Source: Middle East Institute
Author(s): Khaled Dawoud
For nearly 10 days after news broke of Saudi journalist Jamal Khashoggi’s “disappearance” after entering the Saudi consulate in Istanbul, state-owned Egyptian newspapers, as well as most private ones, chose to play it safe and avoid antagonizing the kingdom by simply not reporting the story.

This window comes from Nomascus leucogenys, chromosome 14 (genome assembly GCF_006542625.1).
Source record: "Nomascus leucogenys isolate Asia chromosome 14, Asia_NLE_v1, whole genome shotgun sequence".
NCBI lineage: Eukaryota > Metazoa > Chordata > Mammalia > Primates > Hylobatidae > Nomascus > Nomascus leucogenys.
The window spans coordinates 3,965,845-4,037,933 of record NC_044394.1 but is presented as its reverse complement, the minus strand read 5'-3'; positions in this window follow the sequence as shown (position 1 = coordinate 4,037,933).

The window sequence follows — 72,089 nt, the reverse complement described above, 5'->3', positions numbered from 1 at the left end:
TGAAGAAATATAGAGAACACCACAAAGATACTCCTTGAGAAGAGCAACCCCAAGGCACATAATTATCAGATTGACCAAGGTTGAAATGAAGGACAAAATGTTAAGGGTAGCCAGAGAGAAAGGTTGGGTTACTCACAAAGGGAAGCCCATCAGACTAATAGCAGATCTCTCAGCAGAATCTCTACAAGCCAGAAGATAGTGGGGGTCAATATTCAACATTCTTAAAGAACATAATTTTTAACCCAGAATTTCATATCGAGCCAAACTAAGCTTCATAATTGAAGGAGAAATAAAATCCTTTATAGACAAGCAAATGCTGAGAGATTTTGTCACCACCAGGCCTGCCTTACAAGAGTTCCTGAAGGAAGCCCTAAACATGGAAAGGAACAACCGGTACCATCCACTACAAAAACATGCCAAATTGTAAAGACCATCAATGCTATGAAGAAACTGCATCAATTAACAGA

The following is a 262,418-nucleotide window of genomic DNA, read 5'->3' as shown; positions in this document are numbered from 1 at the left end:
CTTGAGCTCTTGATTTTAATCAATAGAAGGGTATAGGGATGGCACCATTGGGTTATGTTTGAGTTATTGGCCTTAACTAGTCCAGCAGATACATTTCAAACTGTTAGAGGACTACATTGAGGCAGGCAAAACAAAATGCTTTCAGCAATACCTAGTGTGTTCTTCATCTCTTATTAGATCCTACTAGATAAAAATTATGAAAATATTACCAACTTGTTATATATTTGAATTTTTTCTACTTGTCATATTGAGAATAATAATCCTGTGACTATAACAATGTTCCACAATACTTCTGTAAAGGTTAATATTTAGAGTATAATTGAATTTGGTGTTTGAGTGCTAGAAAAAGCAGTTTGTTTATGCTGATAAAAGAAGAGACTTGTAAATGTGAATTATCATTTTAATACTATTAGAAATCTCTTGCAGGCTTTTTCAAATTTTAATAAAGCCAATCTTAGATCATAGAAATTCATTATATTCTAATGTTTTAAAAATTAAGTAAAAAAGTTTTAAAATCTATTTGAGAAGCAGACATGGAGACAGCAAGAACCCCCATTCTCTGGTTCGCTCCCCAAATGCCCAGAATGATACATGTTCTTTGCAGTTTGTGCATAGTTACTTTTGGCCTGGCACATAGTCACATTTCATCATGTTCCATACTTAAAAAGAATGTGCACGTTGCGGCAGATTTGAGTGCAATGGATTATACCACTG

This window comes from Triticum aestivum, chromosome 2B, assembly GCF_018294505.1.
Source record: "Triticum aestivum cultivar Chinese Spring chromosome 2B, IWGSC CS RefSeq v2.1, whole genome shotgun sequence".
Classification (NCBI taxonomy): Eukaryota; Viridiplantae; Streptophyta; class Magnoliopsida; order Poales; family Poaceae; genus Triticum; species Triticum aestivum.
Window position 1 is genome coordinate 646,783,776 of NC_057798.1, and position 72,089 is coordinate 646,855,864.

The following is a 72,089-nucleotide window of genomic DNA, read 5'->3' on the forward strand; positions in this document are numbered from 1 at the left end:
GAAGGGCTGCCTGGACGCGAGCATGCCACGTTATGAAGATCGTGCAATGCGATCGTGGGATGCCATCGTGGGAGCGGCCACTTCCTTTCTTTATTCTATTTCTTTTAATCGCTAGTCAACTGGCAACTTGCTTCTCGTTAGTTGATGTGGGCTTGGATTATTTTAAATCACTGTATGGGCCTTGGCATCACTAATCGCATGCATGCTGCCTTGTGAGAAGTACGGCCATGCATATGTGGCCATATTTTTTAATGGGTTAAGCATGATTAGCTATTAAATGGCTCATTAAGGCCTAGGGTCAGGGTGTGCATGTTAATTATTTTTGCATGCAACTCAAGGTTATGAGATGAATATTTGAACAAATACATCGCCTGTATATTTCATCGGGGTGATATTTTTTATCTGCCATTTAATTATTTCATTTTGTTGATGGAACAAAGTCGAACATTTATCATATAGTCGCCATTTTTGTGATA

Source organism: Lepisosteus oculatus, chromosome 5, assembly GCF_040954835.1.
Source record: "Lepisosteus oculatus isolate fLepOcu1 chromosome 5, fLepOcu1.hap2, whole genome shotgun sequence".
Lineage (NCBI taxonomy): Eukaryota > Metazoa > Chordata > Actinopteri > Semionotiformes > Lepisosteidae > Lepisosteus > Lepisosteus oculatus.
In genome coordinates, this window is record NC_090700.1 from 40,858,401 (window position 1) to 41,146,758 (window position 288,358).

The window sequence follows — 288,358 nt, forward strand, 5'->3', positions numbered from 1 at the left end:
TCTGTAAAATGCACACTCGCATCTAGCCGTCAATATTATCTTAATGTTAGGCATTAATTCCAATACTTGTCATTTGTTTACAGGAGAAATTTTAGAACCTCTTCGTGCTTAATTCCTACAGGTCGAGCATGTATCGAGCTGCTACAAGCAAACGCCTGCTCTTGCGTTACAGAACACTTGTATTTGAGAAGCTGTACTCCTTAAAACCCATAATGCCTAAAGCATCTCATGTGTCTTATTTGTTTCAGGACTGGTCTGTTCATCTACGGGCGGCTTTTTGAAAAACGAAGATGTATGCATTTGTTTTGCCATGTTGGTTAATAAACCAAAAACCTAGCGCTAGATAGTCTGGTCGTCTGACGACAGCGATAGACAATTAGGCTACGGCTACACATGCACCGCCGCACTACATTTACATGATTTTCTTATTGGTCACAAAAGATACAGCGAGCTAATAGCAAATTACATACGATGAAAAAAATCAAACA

Eventually, however, the story became too big to ignore, threatening Saudi Arabia’s ties with many countries and giving rise to demands that the kingdom—and, more specifically, Saudi Crown Prince Mohammed bin Salman—face repercussions. At that point, many of those same Egyptian media outlets, as well as more influential talk show hosts on private television channels, slowly started to refer to the crisis by adopting the official Saudi line: Neither the king nor his son, the crown prince, was involved in Khashoggi’s disappearance, and the entire saga was a conspiracy carried out by Turkey and Qatar––both known sponsors of the Muslim Brotherhood––to harm Saudi interests and its image on the world stage.
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